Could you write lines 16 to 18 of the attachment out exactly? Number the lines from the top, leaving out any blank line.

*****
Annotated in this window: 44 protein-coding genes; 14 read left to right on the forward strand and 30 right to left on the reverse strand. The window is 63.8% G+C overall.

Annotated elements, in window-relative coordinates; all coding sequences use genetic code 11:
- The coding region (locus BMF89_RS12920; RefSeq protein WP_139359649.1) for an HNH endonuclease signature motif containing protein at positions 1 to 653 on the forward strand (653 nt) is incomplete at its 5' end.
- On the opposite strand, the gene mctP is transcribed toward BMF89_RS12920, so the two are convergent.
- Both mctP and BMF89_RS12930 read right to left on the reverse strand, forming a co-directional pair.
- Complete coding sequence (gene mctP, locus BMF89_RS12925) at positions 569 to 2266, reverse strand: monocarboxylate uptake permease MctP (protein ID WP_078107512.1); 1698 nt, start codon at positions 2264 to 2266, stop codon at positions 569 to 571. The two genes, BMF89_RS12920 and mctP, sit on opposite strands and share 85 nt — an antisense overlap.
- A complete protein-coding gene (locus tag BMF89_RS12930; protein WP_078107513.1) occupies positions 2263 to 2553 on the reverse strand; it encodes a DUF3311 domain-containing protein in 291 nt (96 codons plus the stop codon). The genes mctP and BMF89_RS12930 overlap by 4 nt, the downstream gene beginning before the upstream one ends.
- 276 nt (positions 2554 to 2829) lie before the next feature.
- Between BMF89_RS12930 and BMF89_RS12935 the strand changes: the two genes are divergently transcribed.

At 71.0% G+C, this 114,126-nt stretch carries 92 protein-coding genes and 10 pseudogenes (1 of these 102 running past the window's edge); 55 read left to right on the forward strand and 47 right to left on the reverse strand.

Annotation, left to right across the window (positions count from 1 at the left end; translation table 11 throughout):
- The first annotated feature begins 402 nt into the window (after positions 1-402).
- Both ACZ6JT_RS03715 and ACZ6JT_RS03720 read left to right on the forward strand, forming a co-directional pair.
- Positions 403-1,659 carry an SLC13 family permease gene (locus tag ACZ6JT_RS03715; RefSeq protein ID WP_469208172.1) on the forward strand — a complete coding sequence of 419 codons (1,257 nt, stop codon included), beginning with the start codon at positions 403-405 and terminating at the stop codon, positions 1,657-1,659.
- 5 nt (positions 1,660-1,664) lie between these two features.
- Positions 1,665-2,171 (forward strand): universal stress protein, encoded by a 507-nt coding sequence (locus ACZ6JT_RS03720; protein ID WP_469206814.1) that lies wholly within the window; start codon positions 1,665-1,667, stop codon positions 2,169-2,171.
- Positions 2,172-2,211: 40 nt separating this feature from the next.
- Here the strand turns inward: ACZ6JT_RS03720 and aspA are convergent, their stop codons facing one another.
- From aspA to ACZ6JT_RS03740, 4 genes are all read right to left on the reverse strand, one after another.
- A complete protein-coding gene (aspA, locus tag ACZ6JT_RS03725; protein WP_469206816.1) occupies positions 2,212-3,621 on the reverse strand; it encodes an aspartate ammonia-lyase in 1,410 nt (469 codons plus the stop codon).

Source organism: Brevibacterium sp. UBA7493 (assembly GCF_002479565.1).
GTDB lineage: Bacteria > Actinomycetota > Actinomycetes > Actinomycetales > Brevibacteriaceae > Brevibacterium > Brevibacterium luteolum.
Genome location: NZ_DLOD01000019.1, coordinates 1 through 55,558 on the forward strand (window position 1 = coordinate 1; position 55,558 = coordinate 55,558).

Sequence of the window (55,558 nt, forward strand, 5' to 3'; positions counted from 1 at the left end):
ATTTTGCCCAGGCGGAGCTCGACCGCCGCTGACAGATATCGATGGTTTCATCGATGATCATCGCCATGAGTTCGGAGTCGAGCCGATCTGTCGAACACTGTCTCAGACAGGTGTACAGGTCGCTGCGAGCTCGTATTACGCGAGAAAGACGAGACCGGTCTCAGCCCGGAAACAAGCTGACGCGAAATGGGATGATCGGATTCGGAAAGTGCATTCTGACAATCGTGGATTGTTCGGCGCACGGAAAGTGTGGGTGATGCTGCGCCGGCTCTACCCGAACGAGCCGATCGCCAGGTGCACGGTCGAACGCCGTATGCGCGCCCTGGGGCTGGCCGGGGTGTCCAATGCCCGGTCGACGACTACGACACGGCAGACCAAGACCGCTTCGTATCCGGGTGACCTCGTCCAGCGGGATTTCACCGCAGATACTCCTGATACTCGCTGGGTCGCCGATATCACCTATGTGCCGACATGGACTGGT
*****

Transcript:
- Positions 1,665-2,171 (forward strand): universal stress protein, encoded by a 507-nt coding sequence (locus ACZ6JT_RS03720; protein ID WP_469206814.1) that lies wholly within the window; start codon positions 1,665-1,667, stop codon positions 2,169-2,171.
- Positions 2,172-2,211: 40 nt separating this feature from the next.
- Here the strand turns inward: ACZ6JT_RS03720 and aspA are convergent, their stop codons facing one another.